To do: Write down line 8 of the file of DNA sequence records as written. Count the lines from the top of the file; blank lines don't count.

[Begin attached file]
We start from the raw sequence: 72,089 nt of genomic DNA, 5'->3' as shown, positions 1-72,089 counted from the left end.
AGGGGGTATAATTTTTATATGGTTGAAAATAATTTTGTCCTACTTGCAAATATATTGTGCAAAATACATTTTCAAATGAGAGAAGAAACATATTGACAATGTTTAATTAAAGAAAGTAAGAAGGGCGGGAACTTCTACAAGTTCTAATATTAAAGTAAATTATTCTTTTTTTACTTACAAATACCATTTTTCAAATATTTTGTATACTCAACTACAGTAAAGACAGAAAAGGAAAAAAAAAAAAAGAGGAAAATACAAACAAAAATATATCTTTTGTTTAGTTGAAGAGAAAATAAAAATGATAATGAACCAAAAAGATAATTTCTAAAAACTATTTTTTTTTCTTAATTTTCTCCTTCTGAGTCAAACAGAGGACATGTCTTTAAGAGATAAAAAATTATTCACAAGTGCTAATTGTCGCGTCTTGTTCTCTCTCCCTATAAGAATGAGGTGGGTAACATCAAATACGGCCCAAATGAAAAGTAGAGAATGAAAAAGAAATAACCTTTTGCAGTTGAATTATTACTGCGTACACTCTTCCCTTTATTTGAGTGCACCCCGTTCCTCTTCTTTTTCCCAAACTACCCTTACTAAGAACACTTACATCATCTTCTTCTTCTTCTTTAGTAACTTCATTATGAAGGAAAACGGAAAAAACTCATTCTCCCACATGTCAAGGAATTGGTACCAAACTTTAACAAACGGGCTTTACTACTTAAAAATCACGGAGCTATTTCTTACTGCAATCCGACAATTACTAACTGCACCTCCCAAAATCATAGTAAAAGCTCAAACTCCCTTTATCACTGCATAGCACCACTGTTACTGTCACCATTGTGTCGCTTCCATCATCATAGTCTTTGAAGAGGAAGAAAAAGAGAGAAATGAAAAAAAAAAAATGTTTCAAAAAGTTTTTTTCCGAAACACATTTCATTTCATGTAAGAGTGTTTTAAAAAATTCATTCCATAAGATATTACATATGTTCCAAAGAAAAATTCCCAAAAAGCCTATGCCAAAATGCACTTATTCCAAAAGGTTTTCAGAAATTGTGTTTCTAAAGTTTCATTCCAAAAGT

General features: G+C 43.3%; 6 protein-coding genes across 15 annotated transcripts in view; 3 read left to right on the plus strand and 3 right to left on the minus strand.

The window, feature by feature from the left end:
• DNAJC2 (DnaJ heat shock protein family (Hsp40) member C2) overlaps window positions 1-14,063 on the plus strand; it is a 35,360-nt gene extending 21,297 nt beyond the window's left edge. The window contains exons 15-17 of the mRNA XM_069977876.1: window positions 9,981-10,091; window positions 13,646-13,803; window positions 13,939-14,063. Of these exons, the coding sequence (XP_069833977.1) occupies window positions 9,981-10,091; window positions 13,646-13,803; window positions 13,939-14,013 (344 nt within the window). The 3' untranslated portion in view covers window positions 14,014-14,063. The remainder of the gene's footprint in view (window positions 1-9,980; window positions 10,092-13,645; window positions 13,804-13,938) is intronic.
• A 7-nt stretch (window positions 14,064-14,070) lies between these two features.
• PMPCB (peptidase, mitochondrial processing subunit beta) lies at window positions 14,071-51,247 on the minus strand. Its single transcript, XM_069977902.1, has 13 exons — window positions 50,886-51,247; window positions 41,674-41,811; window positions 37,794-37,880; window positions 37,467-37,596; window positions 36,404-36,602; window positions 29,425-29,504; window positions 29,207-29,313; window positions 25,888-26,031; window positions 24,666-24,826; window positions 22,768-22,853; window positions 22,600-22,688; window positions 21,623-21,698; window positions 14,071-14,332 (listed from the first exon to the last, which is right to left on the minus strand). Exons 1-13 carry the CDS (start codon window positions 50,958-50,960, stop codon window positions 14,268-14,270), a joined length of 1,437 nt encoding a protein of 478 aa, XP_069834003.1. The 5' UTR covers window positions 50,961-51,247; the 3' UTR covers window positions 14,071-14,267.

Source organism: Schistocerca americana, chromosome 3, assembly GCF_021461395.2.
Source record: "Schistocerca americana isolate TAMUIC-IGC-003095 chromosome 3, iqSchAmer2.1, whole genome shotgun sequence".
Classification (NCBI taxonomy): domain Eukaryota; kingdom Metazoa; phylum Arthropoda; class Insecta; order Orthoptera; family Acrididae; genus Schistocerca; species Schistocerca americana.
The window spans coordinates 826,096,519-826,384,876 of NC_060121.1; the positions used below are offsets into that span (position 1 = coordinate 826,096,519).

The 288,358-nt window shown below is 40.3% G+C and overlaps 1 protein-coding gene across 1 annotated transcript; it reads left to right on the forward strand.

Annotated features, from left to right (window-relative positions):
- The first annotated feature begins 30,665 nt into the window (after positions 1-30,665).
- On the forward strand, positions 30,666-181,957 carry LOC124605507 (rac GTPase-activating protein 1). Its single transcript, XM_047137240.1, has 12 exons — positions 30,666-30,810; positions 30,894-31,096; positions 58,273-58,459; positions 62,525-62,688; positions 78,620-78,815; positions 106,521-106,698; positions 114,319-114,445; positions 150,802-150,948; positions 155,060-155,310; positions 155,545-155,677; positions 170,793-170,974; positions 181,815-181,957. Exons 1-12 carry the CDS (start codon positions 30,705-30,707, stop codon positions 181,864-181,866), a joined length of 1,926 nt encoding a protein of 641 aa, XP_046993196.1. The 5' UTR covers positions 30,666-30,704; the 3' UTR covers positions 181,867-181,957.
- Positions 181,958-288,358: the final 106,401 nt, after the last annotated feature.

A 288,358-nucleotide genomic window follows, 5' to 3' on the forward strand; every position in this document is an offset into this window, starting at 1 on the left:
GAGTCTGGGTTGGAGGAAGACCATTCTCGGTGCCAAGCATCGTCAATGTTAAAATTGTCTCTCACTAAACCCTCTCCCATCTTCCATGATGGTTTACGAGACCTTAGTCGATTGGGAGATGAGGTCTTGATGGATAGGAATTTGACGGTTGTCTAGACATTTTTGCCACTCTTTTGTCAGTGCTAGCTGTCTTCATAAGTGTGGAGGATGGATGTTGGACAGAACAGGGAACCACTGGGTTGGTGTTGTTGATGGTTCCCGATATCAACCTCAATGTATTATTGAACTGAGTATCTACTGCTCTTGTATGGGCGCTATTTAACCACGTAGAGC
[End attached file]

Source organism: Schistocerca americana, chromosome 3, assembly GCF_021461395.2.